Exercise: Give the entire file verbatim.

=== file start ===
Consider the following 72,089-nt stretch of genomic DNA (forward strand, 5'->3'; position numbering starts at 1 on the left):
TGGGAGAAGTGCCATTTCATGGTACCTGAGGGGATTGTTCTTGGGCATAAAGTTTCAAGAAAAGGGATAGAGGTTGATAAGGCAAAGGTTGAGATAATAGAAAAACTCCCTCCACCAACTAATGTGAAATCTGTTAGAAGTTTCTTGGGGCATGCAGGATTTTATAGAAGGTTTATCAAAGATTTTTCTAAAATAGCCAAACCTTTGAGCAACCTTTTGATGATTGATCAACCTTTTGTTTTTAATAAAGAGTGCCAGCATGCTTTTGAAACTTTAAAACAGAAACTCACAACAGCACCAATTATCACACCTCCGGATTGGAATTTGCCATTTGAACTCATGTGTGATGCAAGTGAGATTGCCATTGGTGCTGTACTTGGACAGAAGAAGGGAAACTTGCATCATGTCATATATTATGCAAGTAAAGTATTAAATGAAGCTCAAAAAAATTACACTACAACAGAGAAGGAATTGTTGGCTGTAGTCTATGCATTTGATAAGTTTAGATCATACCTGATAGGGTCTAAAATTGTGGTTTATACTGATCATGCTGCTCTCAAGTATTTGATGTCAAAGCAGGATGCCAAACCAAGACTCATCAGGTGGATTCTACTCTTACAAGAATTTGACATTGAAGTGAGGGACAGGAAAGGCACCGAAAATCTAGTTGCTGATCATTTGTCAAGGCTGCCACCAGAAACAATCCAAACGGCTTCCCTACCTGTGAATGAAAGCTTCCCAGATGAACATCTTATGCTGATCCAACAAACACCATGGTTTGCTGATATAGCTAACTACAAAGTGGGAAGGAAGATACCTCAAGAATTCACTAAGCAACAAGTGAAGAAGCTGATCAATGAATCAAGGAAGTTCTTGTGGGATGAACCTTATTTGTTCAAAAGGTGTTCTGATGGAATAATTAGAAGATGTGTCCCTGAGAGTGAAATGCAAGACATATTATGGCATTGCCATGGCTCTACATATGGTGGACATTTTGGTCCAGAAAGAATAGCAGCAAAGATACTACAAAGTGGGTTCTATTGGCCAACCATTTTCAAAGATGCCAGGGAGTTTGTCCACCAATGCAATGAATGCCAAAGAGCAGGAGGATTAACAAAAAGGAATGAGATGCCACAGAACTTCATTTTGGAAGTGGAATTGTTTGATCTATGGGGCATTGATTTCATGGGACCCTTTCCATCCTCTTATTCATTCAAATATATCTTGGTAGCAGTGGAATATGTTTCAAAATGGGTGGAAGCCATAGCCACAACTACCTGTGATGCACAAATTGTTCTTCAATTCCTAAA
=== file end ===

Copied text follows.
Consider the following 72,089-nt stretch of genomic DNA (forward strand, 5'->3'; position numbering starts at 1 on the left):
TGGGAGAAGTGCCATTTCATGGTACCTGAGGGGATTGTTCTTGGGCATAAAGTTTCAAGAAAAGGGATAGAGGTTGATAAGGCAAAGGTTGAGATAATAGAAAAACTCCCTCCACCAACTAATGTGAAATCTGTTAGAAGTTTCTTGGGGCATGCAGGATTTTATAGAAGGTTTATCAAAGATTTTTCTAAAATAGCCAAACCTTTGAGCAACCTTTTGATGATTGATCAACCTTTTGTTTTTAATAAAGAGTGCCAGCATGCTTTTGAAACTTTAAAACAGAAACTCACAACAGCACCAATTATCACACCTCCGGATTGGAATTTGCCATTTGAACTCATGTGTGATGCAAGTGAGATTGCCATTGGTGCTGTACTTGGACAGAAGAAGGGAAACTTGCATCATGTCATATATTATGCAAGTAAAGTATTAAATGAAGCTCAAAAAAATTACACTACAACAGAGAAGGAATTGTTGGCTGTAGTCTATGCATTTGATAAGTTTAGATCATACCTGATAGGGTCTAAAATTGTGGTTTATACTGATCATGCTGCTCTCAAGTATTTGATGTCAAAGCAGGATGCCAAACCAAGACTCATCAGGTGGATTCTACTCTTACAAGAATTTGACATTGAAGTGAGGGACAGGAAAGGCACCGAAAATCTAGTTGCTGATCATTTGTCAAGGCTGCCACCAGAAACAATCCAAACGGCTTCCCTACCTGTGAATGAAAGCTTCCCAGATGAACATCTTATGCTGATCCAACAAACACCATGGTTTGCTGATATAGCTAACTACAAAGTGGGAAGGAAGATACCTCAAGAATTCACTAAGCAACAAGTGAAGAAGCTGATCAATGAATCAAGGAAGTTCTTGTGGGATGAACCTTATTTGTTCAAAAGGTGTTCTGATGGAATAATTAGAAGATGTGTCCCTGAGAGTGAAATGCAAGACATATTATGGCATTGCCATGGCTCTACATATGGTGGACATTTTGGTCCAGAAAGAATAGCAGCAAAGATACTACAAAGTGGGTTCTATTGGCCAACCATTTTCAAAGATGCCAGGGAGTTTGTCCACCAATGCAATGAATGCCAAAGAGCAGGAGGATTAACAAAAAGGAATGAGATGCCACAGAACTTCATTTTGGAAGTGGAATTGTTTGATCTATGGGGCATTGATTTCATGGGACCCTTTCCATCCTCTTATTCATTCAAATATATCTTGGTAGCAGTGGAATATGTTTCAAAATGGGTGGAAGCCATAGCCACAACTACCTGTGATGCACAAATTGTTCTTCAATTCCTAAA